A Year of Listening to Learn

Last month, a ninth grader emailed me requesting a meeting in regards to her research for a Voice and Vision project. The class was tasked with designing a poster to advocate and educate on an issue of their choosing. Of course I was eager to meet with this student to learn more about their work, but I wasn’t prepared for the sophistication in which this student used our time. She was clearly prepared with her agenda, and not only wanted me to listen, but also talk through possible actions as a result of her research. I enjoy receiving homework from my students!
As a new member of the Ellis community, my main objective this year was to listen to learn. From parents and faculty to staff and students, I am so happy that so many members of our community gave me the grace to do so. While I wanted to learn about all of you, it was clear that you all wanted to learn about me as well. You found out that it took me a while to understand the power of mindfulness. Merriam Webster defines mindfulness as "the practice of maintaining a nonjudgmental state of heightened or complete awareness of one's thoughts, emotions, or experiences on a moment-to-moment basis." I converted two years ago when I realized that it is more than taking deep breaths. As such, I started our Mindful Mondays community homeroom so that we could learn from each other about various mindfulness activities. I wasn’t sure if people would volunteer, but I was pleasantly surprised to find the sign-up sheet to lead Mindful Mondays full. We were able to breathe together, write thankful notes, laugh, listen to music, learn about sleep stories, receive lavender sachets, and many more activities. I am thankful that so many of you volunteered to share with us; I know it was a difficult ask on a Monday morning!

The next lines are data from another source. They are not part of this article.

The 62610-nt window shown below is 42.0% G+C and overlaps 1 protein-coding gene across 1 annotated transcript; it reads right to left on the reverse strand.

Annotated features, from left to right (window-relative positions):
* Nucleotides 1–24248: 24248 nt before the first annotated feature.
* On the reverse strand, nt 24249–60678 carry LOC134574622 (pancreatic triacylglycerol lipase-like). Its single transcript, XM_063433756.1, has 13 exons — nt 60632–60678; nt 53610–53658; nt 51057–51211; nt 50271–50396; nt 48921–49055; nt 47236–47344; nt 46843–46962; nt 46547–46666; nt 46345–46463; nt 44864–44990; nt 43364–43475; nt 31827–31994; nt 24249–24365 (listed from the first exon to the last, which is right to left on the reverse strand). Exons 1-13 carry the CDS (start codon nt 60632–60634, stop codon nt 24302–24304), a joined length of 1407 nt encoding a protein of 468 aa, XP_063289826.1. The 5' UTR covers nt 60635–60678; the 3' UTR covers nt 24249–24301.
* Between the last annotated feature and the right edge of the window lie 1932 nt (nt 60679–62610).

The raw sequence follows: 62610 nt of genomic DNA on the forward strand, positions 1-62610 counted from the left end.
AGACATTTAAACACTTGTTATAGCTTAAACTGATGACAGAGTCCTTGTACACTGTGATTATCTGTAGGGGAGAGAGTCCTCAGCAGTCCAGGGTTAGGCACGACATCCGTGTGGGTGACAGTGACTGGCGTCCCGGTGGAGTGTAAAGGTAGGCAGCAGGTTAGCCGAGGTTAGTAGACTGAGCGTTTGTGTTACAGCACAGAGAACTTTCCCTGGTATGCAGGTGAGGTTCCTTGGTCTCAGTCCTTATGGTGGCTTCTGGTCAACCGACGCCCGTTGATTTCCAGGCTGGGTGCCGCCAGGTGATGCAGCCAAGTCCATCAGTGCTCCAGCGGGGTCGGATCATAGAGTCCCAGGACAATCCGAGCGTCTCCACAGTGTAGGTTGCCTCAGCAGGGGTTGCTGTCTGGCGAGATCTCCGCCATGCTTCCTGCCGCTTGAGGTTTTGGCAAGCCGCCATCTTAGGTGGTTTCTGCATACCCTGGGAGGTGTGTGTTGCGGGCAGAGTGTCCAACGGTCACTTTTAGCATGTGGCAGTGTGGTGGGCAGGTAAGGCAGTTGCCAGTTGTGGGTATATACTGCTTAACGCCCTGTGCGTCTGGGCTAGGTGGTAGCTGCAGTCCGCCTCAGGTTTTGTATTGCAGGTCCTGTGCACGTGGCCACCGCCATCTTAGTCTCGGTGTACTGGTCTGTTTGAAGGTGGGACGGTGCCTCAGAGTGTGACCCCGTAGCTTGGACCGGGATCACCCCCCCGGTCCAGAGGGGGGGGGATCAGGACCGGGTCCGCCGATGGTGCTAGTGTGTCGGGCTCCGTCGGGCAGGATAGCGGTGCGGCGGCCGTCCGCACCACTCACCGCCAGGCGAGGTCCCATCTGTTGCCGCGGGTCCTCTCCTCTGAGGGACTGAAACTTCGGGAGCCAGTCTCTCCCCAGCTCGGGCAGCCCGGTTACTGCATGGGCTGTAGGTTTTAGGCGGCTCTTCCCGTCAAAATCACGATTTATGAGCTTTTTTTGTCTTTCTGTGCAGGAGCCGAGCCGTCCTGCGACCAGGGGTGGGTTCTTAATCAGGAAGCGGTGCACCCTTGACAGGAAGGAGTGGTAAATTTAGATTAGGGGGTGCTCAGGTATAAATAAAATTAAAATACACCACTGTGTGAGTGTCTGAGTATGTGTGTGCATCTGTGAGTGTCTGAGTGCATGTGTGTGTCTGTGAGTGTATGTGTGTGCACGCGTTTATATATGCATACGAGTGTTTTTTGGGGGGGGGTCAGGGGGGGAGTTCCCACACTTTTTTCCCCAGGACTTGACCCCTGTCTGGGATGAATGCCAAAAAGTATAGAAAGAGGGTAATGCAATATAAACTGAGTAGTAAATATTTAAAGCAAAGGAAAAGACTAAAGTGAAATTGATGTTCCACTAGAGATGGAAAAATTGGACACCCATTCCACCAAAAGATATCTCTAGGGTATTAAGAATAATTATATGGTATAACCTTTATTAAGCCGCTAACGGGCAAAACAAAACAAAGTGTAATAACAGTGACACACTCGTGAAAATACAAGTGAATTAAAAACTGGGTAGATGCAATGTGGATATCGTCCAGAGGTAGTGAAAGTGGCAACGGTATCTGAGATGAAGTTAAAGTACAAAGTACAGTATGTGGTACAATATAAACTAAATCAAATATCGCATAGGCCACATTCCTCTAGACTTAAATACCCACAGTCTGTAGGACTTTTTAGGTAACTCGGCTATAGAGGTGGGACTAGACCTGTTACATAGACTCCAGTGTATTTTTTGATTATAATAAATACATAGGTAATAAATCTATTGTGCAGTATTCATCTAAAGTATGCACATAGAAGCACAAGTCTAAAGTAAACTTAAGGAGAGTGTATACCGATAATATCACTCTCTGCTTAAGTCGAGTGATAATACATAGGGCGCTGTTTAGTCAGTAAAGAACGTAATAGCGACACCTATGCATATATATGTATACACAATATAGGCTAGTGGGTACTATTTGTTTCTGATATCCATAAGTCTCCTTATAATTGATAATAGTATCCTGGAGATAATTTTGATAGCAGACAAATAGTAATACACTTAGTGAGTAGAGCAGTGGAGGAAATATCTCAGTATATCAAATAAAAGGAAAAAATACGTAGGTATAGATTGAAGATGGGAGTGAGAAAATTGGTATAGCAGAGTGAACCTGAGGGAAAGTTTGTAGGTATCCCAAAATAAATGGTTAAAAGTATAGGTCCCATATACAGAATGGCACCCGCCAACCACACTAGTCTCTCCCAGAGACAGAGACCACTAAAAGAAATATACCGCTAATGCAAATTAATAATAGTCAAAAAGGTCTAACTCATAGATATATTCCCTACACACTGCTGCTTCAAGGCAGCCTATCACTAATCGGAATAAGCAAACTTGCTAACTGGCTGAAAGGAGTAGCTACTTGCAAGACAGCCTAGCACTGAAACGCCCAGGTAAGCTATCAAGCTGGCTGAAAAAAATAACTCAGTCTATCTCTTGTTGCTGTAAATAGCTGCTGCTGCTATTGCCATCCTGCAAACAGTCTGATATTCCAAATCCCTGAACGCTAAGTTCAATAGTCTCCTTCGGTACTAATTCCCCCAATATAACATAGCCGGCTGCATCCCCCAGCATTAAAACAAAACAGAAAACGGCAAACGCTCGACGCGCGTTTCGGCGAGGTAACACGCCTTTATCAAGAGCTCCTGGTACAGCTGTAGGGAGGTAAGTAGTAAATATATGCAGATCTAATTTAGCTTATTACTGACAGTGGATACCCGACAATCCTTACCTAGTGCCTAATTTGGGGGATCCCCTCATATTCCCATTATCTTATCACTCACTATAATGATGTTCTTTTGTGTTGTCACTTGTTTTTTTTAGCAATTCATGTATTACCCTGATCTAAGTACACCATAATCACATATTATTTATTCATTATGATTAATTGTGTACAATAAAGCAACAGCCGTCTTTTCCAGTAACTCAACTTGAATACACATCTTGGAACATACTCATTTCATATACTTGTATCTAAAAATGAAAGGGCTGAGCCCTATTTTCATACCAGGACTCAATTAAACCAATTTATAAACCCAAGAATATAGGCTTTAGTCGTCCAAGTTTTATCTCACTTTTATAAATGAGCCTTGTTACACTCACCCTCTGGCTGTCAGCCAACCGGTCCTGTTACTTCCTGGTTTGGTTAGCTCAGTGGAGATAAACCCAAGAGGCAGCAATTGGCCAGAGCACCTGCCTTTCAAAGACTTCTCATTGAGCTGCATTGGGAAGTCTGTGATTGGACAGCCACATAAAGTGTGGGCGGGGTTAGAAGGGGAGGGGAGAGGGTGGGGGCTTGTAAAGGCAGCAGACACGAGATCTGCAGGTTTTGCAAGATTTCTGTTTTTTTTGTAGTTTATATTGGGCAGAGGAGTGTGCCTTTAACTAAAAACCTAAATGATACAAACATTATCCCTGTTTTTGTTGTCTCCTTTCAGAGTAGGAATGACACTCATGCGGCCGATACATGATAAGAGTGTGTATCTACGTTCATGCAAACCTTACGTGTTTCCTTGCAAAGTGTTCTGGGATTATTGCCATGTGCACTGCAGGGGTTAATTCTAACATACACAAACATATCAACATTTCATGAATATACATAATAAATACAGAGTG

Whenever my family and friends ask how it’s going in Pittsburgh, I mention similar stories. These are the special moments that I have cherished during my first year at Ellis. The people of The Ellis School are amazing individuals. They enjoy sharing their love of learning with each other, as well as anyone who is willing to give them a listening ear. I hope that everyone knows that I will always be a willing listener because I too enjoy learning, and then planning action. Herbert Spencer’s quote, “The great aim of education is not knowledge but action,” has grounded me as a school administrator. I am grateful that many students have found a home in my office and are eager to share their thoughts with me. It feels good whenever a student says, “Ms. Finigan, I need to meet with you about…” More often than not, these meetings are to share an idea for Ellis’ Upper School. Our students are truly changemakers, and I’m looking forward to more learning opportunities next school year.